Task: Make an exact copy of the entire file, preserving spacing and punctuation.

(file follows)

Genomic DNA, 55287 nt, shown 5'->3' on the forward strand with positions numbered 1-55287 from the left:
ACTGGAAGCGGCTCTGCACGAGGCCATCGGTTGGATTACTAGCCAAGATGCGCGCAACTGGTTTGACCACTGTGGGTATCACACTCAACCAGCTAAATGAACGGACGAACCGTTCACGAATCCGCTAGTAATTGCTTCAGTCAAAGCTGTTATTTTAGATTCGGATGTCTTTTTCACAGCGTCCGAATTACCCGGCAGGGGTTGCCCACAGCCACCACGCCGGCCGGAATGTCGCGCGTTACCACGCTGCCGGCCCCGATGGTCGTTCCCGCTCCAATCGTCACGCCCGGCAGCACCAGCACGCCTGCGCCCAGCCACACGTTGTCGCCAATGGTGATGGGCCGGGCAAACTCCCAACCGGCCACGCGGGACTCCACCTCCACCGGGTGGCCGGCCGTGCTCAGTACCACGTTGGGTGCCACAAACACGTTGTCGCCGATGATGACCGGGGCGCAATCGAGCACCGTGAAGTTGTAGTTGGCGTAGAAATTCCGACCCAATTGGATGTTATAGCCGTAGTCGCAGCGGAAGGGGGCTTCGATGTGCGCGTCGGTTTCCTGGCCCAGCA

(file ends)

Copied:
Genomic DNA, 55287 nt, shown 5'->3' on the forward strand with positions numbered 1-55287 from the left:
ACTGGAAGCGGCTCTGCACGAGGCCATCGGTTGGATTACTAGCCAAGATGCGCGCAACTGGTTTGACCACTGTGGGTATCACACTCAACCAGCTAAATGAACGGACGAACCGTTCACGAATCCGCTAGTAATTGCTTCAGTCAAAGCTGTTATTTTAGATTCGGATGTCTTTTTCACAGCGTCCGAATTACCCGGCAGGGGTTGCCCACAGCCACCACGCCGGCCGGAATGTCGCGCGTTACCACGCTGCCGGCCCCGATGGTCGTTCCCGCTCCAATCGTCACGCCCGGCAGCACCAGCACGCCTGCGCCCAGCCACACGTTGTCGCCAATGGTGATGGGCCGGGCAAACTCCCAACCGGCCACGCGGGACTCCACCTCCACCGGGTGGCCGGCCGTGCTCAGTACCACGTTGGGTGCCACAAACACGTTGTCGCCGATGATGACCGGGGCGCAATCGAGCACCGTGAAGTTGTAGTTGGCGTAGAAATTCCGACCCAATTGGATGTTATAGCCGTAGTCGCAGCGGAAGGGGGCTTCGATGTGCGCGTCGGTTTCCTGGCCCAGCA